Taiwan has come a long way since the Martial Law era. The public would not enjoy the freedom of speech and democracy it does today without the sacrifices made by democracy pioneers such as Freedom Era Weekly editor-in-chief Deng Nan-jung (鄭南榕), who set himself ablaze on April 7, 1989, in defense of freedom of expression.
It is therefore both comforting and encouraging to see young people take a stand, as National Cheng Kung University’s student body did last month when it voted to name an area on campus “Nan-jung Square” (South Banyan Square, 南榕廣場) in honor of Deng, an alumnus of the school, as well as the school’s symbol of a banyan tree.
However, the school administration rejected the name and said that just because “Nan-jung” garnered the most votes, it did not mean the name would be used for the square, because it might carry negative political connotations.
In an open letter issued on Thursday last week to faculty and students, university president Hwung Hwung-hweng (黃煌煇) cited Article 6 of the Education Basic Act (教育基本法) and said the school should remain politically and religiously neutral.
To avoid disruption on campus, the school’s infrastructure should not be entangled with political activities or ideology, he added.
While Hwung’s statement might sound reasonable, it is not.
Deng’s tragic death planted a seed of democracy in the hearts of Taiwanese. His pursuit of “100 percent freedom of expression” later paved the way for a social movement that called for the removal of Article 100 of the Criminal Code, which allowed charges of sedition to be filed against those suspected of plotting to overthrow the Chinese Nationalist Party (KMT) regime.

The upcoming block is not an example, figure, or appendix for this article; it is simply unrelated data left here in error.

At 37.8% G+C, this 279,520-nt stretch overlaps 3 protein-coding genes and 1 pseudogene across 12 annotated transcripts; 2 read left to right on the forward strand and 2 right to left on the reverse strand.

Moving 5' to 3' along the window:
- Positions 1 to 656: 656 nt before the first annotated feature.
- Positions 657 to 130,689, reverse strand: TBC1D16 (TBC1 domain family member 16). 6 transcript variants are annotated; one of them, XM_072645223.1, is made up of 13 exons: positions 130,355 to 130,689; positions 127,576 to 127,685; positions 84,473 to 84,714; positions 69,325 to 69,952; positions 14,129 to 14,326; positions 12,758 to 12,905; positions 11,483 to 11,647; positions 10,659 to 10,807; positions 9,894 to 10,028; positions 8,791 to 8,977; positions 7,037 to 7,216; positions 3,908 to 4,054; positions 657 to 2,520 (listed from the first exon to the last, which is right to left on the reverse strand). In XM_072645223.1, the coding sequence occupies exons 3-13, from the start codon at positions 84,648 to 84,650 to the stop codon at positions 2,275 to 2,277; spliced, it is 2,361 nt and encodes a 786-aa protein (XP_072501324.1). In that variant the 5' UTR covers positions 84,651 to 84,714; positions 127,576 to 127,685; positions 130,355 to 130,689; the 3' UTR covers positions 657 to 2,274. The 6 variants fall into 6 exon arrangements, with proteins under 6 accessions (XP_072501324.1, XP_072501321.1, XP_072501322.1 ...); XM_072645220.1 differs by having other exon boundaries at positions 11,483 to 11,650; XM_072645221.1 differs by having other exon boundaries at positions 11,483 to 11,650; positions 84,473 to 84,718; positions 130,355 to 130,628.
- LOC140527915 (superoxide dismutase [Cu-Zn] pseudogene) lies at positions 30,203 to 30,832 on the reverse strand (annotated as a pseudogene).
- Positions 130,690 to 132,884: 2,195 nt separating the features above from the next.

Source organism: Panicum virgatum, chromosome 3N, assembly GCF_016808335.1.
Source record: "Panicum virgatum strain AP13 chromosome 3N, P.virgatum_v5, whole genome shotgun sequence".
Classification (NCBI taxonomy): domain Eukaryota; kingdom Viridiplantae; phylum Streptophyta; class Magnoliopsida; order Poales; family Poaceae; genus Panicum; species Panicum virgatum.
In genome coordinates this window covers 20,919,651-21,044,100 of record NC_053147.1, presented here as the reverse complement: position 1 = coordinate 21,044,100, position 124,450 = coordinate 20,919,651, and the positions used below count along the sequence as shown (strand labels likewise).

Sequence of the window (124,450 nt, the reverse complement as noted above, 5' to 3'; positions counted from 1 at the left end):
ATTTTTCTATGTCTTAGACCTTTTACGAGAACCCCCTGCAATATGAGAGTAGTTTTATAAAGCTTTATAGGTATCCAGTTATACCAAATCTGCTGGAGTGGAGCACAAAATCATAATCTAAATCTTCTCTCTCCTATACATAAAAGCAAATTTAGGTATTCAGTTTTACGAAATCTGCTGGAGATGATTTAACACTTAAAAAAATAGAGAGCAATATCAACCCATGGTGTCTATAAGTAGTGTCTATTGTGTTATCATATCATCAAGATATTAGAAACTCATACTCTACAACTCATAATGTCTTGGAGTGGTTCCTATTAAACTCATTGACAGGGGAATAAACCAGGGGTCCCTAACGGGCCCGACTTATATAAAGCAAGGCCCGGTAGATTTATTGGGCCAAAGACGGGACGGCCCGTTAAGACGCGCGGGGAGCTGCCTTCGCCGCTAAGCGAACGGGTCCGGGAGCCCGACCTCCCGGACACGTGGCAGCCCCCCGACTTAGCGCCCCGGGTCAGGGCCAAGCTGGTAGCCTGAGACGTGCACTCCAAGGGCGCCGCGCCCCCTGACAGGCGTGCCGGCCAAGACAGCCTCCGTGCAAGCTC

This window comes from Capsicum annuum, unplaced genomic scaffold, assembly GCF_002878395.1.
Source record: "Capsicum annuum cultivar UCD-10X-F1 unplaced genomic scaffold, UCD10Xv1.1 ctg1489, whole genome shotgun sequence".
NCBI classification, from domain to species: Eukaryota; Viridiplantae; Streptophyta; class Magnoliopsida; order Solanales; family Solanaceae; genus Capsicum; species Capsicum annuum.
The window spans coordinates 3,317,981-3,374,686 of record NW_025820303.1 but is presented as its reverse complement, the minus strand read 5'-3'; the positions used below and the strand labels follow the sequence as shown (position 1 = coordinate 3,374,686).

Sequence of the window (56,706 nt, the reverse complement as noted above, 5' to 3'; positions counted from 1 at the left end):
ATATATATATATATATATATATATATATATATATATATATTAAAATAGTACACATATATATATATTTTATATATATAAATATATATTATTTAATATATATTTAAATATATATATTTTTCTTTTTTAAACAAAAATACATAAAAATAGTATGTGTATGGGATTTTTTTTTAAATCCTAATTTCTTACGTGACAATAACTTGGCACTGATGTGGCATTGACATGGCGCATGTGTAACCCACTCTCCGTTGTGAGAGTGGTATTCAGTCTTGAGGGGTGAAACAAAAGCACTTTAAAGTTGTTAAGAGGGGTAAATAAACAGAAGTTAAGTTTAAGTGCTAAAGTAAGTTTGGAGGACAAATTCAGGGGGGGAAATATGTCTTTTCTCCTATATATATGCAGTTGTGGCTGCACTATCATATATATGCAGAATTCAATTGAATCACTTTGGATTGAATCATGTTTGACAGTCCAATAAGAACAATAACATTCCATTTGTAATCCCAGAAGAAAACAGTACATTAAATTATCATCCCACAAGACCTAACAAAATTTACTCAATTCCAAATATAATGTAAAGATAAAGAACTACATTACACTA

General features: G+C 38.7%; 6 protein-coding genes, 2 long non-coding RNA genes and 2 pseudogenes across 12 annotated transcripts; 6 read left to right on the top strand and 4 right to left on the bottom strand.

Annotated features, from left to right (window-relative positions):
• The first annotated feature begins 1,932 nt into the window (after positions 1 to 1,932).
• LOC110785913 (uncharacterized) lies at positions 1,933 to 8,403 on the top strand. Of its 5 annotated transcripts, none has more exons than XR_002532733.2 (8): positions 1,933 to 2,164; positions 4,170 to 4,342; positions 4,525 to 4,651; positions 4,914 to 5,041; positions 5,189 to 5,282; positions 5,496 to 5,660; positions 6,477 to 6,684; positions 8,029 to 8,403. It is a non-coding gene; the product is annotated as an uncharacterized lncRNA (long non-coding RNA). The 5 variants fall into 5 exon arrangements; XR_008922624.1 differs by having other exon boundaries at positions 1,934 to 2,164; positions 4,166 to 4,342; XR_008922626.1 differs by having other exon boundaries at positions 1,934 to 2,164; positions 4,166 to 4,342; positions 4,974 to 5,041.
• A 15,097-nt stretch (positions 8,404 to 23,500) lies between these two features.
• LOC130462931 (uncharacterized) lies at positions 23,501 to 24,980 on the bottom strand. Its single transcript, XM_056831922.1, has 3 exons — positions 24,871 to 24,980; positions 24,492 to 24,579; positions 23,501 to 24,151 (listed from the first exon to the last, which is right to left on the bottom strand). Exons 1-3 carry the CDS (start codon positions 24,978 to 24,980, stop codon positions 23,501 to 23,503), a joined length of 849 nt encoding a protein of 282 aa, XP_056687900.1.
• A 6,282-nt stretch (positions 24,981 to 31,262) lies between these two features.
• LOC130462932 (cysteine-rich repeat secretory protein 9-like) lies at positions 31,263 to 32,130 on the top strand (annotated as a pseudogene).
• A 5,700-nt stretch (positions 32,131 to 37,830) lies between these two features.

Why is a name selected to honor the universal value of freedom of speech, for which Deng laid down his life, considered to have “negative political connotations” that might disrupt the campus?
Hwung should take a closer look at a map of the university campus.
There are several places with names strongly reminiscent of the former authoritarian KMT regime, such the Kuang-fu (光復) and Tzu-chiang (自強) campuses. There is even a Chungcheng Hall (中正堂), an obvious reference to Chiang Kai-shek (蔣介石).
If Hwung is serious about retaining “political neutrality” on campus, he should take the lead in ridding the campus of all names with strong links to the previous authoritarian regime and its agenda of “retaking the mainland.”
Young people today are often accused of being apathetic and indifferent to the world around them. Some have even chided them for enjoying the sweet fruit of democracy hard fought for by democracy pioneers without thinking of how they might contribute to and solidify those democratic achievements.
Rather than brushing aside students’ opinions, the university administration should be proud of them for displaying depth and understanding of the nation’s democratization while remembering the blood, sweat and tears shed by democratic pioneers.
After all, is this not the purpose of education — to inspire young minds to stand up for and act upon the values they believe in?